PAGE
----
“The way he finds the balance between the off-field stuff and the on-field stuff is brilliant. He manages to engage the players in the way we want to play but he also gets the commitment to engage in off-field stuff whether that is study or to find other stuff outside of rugby. He is not a man of a lot of words so when he speaks you listen and you pay attention. He is doing a great job.”

Van der Merwe is long on the go, breaking through at the Currie Cup Leopards in 2004 before going on to play Super Rugby for the Lions and the Sharks before a PRO12 stint at Ulster was followed by the bizarre situation where a deal to join Cardiff Blues was written off before he even got to play. Along the way, there was a sole Test appearance for the Springboks (versus the All Blacks), the sort of high profile exposure that was a world away from slogging it out in the Championship last term.

“It was a really interesting year,” he suggested, reflecting on a very different experience away from the limelight. For instance, London Irish’s average home attendance dropped to 3,770 – a high of 10,106 and low of 2,067 in a 24,000-capacity ground. 

“It was almost like going back to the roots of rugby. The places we played, the travel. It was almost like when you started playing rugby… well, maybe when some of the older boys starting playing. It was a good reality check. I quite enjoyed it and I think quite a lot of guys enjoyed it.

“There was a lot of pressure as well because you had to win every game to get back and the moment you slipped one game there was a lot of pressure because Ealing last season did really well. They played some phenomenal rugby and it went down to the second-last game when we played Richmond away… everyone was just so happy to move up to the Premiership again. 

“You now go to big stadiums and there are bigger crowds, it’s just the atmosphere. That is one thing that is massive. It’s a big change. You don’t have a couple of hundred people standing around the pitch. It’s actually quality pitches as well so even if it rains it doesn’t get too muddy, the ground is good. The facilities are pretty world-class.

“Again in the Championship if you make a mistake you might lose 50, 60 yards, whereas in the Premiership you can make a mistake and it’s either three, five or seven points against you. The small margins start to count in the Premiership whereas in the Champ’ you could get away with it.”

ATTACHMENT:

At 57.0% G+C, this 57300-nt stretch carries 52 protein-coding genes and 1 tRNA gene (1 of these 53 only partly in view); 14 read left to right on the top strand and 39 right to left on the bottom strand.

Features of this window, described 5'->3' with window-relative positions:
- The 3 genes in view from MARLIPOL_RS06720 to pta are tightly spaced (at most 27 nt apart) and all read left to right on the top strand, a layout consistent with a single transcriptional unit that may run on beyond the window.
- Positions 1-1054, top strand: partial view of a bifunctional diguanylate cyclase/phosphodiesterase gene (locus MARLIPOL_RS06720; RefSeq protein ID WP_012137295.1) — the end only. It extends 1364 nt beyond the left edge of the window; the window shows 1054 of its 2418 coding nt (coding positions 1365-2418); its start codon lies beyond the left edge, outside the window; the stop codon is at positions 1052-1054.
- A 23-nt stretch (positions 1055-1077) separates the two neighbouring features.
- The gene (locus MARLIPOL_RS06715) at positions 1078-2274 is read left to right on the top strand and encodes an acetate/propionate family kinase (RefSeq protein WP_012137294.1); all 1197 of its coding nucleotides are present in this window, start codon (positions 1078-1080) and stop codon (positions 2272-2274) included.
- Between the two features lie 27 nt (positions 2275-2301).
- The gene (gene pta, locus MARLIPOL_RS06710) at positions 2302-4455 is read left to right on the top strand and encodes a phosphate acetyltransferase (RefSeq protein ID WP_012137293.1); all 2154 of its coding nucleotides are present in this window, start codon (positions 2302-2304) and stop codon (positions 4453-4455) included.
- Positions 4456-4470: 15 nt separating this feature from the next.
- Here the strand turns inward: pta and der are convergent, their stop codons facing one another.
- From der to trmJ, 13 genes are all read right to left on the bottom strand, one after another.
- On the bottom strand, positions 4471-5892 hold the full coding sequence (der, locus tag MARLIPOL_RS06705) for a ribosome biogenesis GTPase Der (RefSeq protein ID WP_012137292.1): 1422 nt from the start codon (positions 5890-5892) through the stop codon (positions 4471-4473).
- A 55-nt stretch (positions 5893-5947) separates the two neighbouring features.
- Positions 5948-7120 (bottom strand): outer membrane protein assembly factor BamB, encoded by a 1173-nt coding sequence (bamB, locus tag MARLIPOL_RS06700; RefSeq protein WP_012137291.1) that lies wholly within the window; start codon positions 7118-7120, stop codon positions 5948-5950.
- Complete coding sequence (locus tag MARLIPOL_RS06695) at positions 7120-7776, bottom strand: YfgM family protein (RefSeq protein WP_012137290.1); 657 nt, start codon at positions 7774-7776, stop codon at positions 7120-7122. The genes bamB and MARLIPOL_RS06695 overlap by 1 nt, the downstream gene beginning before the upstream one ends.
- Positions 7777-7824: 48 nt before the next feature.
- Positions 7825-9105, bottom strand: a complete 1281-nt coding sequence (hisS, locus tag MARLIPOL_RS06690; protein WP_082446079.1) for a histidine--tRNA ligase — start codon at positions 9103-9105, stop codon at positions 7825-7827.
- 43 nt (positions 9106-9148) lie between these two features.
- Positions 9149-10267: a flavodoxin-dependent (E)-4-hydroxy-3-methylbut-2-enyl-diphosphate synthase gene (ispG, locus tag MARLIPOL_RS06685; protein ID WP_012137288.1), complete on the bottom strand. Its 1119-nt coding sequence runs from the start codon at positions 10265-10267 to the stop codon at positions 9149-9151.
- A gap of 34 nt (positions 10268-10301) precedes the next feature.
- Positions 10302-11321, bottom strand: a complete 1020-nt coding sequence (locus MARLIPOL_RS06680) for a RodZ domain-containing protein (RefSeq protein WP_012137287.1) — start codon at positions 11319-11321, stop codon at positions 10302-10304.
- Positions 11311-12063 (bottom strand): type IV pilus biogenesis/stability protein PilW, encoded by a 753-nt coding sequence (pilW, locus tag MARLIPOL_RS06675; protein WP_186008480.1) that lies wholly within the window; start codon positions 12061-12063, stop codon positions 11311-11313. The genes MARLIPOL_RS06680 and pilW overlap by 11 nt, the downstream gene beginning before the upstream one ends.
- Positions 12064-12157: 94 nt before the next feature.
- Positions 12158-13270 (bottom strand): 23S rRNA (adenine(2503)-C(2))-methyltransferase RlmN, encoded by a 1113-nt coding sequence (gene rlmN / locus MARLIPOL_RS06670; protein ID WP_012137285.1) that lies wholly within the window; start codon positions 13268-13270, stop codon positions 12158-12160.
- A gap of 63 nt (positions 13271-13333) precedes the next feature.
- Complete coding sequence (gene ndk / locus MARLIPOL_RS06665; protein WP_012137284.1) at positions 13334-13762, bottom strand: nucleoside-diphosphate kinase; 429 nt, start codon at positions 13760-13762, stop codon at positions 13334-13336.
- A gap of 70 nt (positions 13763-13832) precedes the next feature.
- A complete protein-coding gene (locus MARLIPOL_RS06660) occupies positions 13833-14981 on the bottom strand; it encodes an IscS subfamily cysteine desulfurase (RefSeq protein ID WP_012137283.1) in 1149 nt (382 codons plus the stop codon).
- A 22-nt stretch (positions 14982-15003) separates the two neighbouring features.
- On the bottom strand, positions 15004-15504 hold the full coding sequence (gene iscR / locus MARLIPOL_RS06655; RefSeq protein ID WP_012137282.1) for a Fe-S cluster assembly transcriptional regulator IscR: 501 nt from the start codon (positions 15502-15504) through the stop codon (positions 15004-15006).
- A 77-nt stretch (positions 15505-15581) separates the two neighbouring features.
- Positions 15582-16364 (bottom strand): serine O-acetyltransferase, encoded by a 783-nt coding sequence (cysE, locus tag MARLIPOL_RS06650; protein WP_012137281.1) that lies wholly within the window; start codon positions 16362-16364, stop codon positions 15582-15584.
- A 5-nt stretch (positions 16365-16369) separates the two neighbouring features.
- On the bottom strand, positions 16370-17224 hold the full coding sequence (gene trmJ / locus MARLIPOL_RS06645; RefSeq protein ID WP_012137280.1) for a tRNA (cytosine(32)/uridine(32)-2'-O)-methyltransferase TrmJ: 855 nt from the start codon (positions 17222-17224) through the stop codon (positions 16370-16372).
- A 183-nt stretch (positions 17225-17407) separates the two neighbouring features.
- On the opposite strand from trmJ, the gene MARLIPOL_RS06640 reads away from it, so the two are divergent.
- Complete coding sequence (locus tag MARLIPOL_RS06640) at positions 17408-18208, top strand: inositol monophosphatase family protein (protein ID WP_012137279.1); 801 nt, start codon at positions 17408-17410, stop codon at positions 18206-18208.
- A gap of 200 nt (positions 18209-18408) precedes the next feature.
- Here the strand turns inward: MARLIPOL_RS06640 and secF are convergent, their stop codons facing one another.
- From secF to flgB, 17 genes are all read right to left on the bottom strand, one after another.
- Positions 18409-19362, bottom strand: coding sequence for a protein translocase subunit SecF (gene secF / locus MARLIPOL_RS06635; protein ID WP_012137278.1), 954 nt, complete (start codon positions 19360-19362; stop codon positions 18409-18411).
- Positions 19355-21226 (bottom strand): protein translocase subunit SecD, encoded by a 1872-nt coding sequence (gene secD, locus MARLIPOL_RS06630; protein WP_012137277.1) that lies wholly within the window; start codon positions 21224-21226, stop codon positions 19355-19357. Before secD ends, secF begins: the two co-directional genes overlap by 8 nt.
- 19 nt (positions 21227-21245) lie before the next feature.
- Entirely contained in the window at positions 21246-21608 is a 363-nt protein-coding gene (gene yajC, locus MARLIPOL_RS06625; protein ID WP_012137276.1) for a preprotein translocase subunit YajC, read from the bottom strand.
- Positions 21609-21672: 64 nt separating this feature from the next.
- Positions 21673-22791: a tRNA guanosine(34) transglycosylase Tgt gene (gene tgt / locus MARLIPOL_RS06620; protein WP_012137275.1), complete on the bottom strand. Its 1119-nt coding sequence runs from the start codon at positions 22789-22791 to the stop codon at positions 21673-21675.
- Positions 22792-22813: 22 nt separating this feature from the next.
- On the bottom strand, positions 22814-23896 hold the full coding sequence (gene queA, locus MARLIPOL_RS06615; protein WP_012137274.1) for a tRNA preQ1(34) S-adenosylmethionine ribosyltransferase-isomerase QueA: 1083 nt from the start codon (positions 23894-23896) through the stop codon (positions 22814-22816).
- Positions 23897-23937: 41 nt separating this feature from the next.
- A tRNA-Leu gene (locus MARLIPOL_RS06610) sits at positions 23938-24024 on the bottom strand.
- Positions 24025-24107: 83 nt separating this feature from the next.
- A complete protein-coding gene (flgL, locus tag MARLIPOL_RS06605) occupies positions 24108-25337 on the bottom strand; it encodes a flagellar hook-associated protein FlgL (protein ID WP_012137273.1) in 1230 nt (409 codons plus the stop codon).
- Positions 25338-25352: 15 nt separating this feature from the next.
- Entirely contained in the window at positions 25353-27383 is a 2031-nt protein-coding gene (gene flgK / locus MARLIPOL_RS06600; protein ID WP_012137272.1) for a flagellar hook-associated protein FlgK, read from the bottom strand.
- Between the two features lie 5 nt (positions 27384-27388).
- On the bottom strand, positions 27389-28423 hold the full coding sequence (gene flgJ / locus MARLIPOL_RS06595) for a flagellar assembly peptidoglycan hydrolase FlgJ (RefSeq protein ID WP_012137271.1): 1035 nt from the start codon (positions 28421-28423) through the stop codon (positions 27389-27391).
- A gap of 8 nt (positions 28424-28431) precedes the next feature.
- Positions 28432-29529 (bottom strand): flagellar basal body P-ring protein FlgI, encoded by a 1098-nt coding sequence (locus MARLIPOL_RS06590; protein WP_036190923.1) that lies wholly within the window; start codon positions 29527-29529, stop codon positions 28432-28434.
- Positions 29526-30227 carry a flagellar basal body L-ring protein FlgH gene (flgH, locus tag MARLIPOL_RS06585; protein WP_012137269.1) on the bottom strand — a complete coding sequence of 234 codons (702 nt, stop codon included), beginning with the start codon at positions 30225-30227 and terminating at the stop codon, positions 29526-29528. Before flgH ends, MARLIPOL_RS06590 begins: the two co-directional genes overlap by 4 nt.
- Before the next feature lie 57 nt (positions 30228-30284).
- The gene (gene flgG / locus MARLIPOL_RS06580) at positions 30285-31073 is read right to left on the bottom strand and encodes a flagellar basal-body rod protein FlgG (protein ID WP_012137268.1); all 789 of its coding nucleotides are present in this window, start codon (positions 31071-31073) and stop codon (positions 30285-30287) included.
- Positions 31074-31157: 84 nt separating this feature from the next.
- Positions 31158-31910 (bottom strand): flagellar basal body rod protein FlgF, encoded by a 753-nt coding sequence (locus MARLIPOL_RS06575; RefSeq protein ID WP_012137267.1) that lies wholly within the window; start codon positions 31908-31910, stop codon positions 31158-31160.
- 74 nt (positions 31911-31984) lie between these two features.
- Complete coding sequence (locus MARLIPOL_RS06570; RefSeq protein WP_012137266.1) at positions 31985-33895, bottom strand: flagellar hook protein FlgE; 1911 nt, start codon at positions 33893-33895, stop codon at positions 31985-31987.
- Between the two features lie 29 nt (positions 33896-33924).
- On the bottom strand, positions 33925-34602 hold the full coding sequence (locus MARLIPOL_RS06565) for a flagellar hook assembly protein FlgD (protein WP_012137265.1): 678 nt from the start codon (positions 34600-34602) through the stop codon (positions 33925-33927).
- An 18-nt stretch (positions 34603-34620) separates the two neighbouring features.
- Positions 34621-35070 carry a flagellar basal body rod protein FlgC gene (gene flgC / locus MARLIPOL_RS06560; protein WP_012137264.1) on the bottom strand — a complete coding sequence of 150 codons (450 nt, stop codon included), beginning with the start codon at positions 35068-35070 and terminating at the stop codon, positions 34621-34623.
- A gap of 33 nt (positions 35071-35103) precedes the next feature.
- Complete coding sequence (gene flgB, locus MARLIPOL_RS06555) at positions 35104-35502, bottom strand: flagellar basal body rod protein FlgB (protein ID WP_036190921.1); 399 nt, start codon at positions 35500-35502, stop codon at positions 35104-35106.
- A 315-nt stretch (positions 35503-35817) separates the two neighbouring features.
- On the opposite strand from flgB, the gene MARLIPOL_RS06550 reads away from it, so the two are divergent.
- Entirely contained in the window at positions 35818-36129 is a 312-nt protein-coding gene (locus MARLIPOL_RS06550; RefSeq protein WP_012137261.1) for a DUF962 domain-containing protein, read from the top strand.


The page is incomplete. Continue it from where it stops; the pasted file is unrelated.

With the club booked in for a long-awaited return to London and a new groundshare with Brentford FC from next season, the hope is they can start attracting back some of their lapsed followers. They have averaged crowds of 4,473 for their two home games so far – 5,324 and 3,622 – but a healthier number is due for  Sunday’s festive fare.

“The brand that we play is really exciting. We score tries, we manage to get points on the scoreboard and you can see the way that players play for each other. There is real excitement, a real buzz among the players. There is really good energy which makes it exciting to watch,” insisted van der Merwe, who starts versus Bath from the bench. 

Set to turn 37 next March, he isn’t sure he will be around next term for the big match-day relocation to the capital. Right now, though, he is optimistic there will be room for an older head in an increasingly younger man’s game. “My contract is up at the end of the season and we’ll see. So far the body feels good so I wouldn’t mind keeping on playing.

“Everyone works really hard at the club to keep the players intact, especially myself being a bit older. They look after me well… but when I am done playing I will probably go back to South Africa or even stay a couple of years longer in the UK. I would love to be involved in coaching and do a bit of farming as well, so between the two I could keep myself busy.”